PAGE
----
Canadian Competition Law – 2012 Year in Review IV – Abuse of Dominance, Private Actions & Other Developments
January 26, 2013
Kevin Wright (Davis LLP)
(with contributions by Jonathan Gilhen – Davis LLP)
Extract from a chapter to be published in CLEBC’s
Annual Review of Law & Practice – 2013
2012 was a busy year for Canadian competition and foreign investment law, with significant developments in all major areas including misleading advertising, mergers, abuse of dominance, criminal matters (including cartels, bid-rigging and deceptive marketing) and private actions. The following is an overview of some of the key abuse of dominance, private action and other competition developments in 2012.
Abuse of Dominance
Commissioner of Competition v. The Toronto Real Estate Board
In Commissioner of Competition v. The Toronto Real Estate Board, the Competition Bureau (the “Bureau”) commenced an abuse of dominance application against The Toronto Real Estate Board (“TREB”), Canada’s largest real estate board. The Bureau is alleging that TREB is dominant in the residential real estate services market in the Greater Toronto Area (“GTA”), certain TREB membership rules governing the use of its multiple listing service or “MLS®” data are anti-competitive and that competition has been substantially lessened in the relevant market (residential real estate services in the GTA).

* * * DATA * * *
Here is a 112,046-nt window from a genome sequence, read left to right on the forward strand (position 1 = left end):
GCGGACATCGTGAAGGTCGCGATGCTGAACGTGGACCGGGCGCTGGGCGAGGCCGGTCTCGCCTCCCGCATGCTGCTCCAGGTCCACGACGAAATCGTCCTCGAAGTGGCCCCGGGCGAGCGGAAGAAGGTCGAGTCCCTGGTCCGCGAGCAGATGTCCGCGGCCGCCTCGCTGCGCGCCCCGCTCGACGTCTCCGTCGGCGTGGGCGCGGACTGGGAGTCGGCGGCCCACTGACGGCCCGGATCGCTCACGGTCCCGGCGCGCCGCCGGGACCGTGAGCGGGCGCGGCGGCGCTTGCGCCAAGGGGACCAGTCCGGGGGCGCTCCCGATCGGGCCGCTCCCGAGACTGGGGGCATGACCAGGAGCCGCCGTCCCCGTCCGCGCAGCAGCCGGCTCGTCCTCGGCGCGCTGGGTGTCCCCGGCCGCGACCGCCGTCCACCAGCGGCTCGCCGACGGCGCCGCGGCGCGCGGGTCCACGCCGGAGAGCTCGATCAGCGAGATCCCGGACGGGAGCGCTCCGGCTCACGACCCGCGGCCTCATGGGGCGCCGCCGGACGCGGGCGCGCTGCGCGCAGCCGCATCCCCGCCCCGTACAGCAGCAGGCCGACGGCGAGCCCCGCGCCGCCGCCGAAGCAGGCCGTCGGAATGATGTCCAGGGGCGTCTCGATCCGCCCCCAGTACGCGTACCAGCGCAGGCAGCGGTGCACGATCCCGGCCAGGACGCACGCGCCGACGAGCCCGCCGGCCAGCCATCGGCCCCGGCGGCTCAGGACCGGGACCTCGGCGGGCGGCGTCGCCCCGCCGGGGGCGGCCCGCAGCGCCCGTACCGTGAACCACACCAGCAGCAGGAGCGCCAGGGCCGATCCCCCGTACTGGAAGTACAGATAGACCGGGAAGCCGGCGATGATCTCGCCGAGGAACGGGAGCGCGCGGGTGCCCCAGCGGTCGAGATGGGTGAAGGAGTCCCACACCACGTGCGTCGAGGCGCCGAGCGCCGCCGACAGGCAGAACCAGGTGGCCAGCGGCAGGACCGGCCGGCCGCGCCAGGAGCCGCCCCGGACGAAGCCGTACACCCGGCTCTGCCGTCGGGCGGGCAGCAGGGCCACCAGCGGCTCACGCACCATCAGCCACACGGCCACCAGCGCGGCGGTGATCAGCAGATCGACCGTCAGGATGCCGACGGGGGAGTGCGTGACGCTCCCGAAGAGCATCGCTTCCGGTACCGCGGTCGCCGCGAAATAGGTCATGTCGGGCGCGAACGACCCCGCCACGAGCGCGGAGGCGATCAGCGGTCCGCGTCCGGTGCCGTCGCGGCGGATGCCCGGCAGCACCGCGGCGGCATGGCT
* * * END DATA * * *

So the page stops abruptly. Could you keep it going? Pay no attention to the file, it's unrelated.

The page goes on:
In particular, the Bureau’s challenge involves TREB membership rules governing the use of its MLS® data that the Bureau argues restrict or prevent members from offering various innovative new services over the Internet, such as “virtual office websites” or “VOWs” that would allow potential clients to conduct their own property searches on brokers’ password protected websites without the assistance or involvement of brokers. The Bureau is arguing that TREB’s restrictions on using its MLS® data for VOWs has prevented the development of more efficient and cost effective business models by forcing existing members to use traditional broker models and prevented members from joining TREB to launch new Internet based services.
TREB in turn has argued that the rules for the use of its MLS® system are a legitimate exercise of intellectual property rights, its policies do not substantially prevent or lessen competition, that some proposed uses of its data raise privacy concerns and that it cannot be dominant in a market in which it does not participate (as a trade association it does not itself provide any real estate services).